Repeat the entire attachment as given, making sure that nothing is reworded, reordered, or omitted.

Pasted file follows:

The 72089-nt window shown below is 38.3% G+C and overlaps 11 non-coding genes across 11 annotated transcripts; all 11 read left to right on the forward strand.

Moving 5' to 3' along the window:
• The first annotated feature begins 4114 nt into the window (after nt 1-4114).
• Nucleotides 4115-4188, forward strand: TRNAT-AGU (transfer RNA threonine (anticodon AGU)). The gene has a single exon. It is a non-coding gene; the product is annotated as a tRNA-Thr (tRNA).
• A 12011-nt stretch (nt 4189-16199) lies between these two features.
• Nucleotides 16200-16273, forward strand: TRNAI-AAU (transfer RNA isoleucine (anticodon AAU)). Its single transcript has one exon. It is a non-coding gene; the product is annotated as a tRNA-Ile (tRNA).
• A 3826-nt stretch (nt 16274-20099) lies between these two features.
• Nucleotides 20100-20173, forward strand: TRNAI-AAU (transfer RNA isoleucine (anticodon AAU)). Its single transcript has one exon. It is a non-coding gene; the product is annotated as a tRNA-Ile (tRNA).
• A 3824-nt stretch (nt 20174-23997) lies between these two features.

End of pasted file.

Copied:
The 72089-nt window shown below is 38.3% G+C and overlaps 11 non-coding genes across 11 annotated transcripts; all 11 read left to right on the forward strand.

Moving 5' to 3' along the window:
• The first annotated feature begins 4114 nt into the window (after nt 1-4114).
• Nucleotides 4115-4188, forward strand: TRNAT-AGU (transfer RNA threonine (anticodon AGU)). The gene has a single exon. It is a non-coding gene; the product is annotated as a tRNA-Thr (tRNA).
• A 12011-nt stretch (nt 4189-16199) lies between these two features.
• Nucleotides 16200-16273, forward strand: TRNAI-AAU (transfer RNA isoleucine (anticodon AAU)). Its single transcript has one exon. It is a non-coding gene; the product is annotated as a tRNA-Ile (tRNA).
• A 3826-nt stretch (nt 16274-20099) lies between these two features.
• Nucleotides 20100-20173, forward strand: TRNAI-AAU (transfer RNA isoleucine (anticodon AAU)). Its single transcript has one exon. It is a non-coding gene; the product is annotated as a tRNA-Ile (tRNA).
• A 3824-nt stretch (nt 20174-23997) lies between these two features.